A Startup’s Nanowire Ink Lifts Solar Cell Efficiency
Sol Voltaics plans to make a nanowire-laden ink to boost solar panel efficiency using a rapid manufacturing process.
To replace fossil fuels, solar power needs to get much cheaper.
Ink filled with microscopic semiconductors called nanowires could make solar power cheaper by boosting the efficiency of solar panels by 25 percent, without adding much cost to manufacturing, says Sol Voltaics, a startup that has raised $11 million, and which this week announced its intention to commercialize the ink.
The ink is based on two advances from Lund University in Sweden. Professor Lars Samuelson demonstrated that nanowires can improve the efficiency of solar cells, and he developed a new way to manufacture nanowires that could make them practical to use.
Increasing solar cell efficiency is one of the most effective ways to reduce the cost of solar power, since it can lower the cost per watt of solar panels as well as reduce installation costs, because fewer solar panels would be needed (see “Alta Devices: Finding a Solar Solution”).
Lund, Sweden-based Sol Voltaics plans to develop equipment to produce nanowire ink, and then sell it to existing manufacturers. The ink is expected to boost efficiency by helping solar cells absorb more sunlight.
Research in making nanowires for solar photovoltaics has been going on for years, but fabricating nanowires has never been done in an economical way (see “Nanowires Suck Up Light from Around Them” and “How to Double the Power of Solar Panels”). Nanowires are usually grown on a substrate in a batch process that is too expensive for large-scale production.
The Lund University team lead by Samuelson has developed an alternative method that does away with the substrate. It starts by vaporizing gold to produce aerosol nanoparticles, which flow into a tube-shaped furnace along with two other gases. The gold serves as a seed that catalyzes a reaction with the gases to form gallium arsenide nanowires. In a paper published in Nature last December, the Lund researchers said that the process, called aerotaxy, can grow gallium arsenide nanowires 20 to 1,000 faster than batch deposition methods. By controlling temperature and reaction time, they can control the dimensions of the nanowires, which is key to optimizing their performance for solar cells.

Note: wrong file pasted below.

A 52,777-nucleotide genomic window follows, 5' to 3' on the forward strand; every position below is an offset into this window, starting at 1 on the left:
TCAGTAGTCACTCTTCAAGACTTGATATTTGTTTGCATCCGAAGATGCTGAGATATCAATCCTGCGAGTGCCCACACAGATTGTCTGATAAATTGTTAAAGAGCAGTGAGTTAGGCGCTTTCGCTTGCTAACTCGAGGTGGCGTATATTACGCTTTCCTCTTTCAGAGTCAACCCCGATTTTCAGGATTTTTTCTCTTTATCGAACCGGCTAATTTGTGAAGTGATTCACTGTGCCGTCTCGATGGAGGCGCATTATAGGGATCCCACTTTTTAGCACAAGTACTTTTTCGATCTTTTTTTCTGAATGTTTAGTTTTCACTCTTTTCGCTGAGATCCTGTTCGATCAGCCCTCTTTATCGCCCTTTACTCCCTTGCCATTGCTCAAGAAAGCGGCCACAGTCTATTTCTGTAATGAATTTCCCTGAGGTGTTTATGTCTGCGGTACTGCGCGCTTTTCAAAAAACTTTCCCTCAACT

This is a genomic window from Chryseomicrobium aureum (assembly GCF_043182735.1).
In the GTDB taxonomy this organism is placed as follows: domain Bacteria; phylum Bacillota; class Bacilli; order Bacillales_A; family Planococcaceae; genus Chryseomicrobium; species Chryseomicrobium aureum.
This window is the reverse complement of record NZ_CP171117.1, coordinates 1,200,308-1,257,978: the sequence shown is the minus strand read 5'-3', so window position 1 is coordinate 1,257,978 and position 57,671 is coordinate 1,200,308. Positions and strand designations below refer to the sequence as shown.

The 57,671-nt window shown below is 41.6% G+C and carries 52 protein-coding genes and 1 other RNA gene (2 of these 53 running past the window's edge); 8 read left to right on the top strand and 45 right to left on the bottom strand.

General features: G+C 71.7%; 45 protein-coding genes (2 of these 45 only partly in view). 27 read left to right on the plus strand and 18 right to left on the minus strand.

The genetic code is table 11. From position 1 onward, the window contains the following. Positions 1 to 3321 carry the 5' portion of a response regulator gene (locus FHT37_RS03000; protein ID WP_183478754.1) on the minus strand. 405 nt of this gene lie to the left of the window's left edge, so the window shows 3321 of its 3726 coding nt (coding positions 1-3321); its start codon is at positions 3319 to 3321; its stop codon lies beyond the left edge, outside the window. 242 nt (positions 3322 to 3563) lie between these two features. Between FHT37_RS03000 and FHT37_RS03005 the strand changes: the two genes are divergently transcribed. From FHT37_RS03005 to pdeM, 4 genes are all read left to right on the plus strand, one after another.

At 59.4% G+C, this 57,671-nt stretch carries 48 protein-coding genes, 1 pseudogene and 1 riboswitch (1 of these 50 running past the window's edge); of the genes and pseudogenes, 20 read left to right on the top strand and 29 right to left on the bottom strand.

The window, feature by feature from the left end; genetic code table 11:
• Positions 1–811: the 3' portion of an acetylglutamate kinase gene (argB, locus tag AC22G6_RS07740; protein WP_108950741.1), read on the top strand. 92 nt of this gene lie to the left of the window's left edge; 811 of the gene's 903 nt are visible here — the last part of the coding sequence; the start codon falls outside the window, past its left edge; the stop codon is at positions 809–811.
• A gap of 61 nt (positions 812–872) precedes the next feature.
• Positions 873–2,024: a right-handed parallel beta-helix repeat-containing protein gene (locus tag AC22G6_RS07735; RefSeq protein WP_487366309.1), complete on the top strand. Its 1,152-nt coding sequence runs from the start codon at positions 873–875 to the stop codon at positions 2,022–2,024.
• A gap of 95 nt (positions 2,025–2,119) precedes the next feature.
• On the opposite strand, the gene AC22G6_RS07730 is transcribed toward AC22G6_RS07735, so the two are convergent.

Brian Korgel, a professor of chemical engineering at the University of Texas, says aerotaxy “has the potential to be scaled to a continuous process.” Making large volumes would overcome one of the biggest technical challenges in scaling up gas-phase nanowire production, he says.
In a separate paper in Science earlier this year, the same researchers at Lund University showed that arrays of these nanowires made with the aerotaxy method improved the efficiency of indium phosphide solar cells by 13.8 percent by trapping more light.
The next step for Sol Voltaics is to demonstrate that the effect also works on silicon solar cells, the most common type, says CEO Dave Epstein. After it does that, it intends to develop equipment to manufacture the nanowires. He estimates that the ink would add one or two cents per watt to production costs—it currently costs less than 75 cents per watt to make solar panels. “It only takes one gram of nanowires to cover a square meter of a silicon solar panel, so they only need a very small amount of material,” he says.
“Every indication is that even if there will be an additional cost, the increased efficiency will far outweigh the cost,” says Alf Bjørseth, the founder of REC Solar and an investor in Sol Voltaics.
If the nanowire-ink-on-silicon approach is effective, the company plans to begin small-scale production in 2015. It expects to need $50 million—much less than a full-scale solar factory—to produce at commercial scale, since it’s only selling an add-on product.
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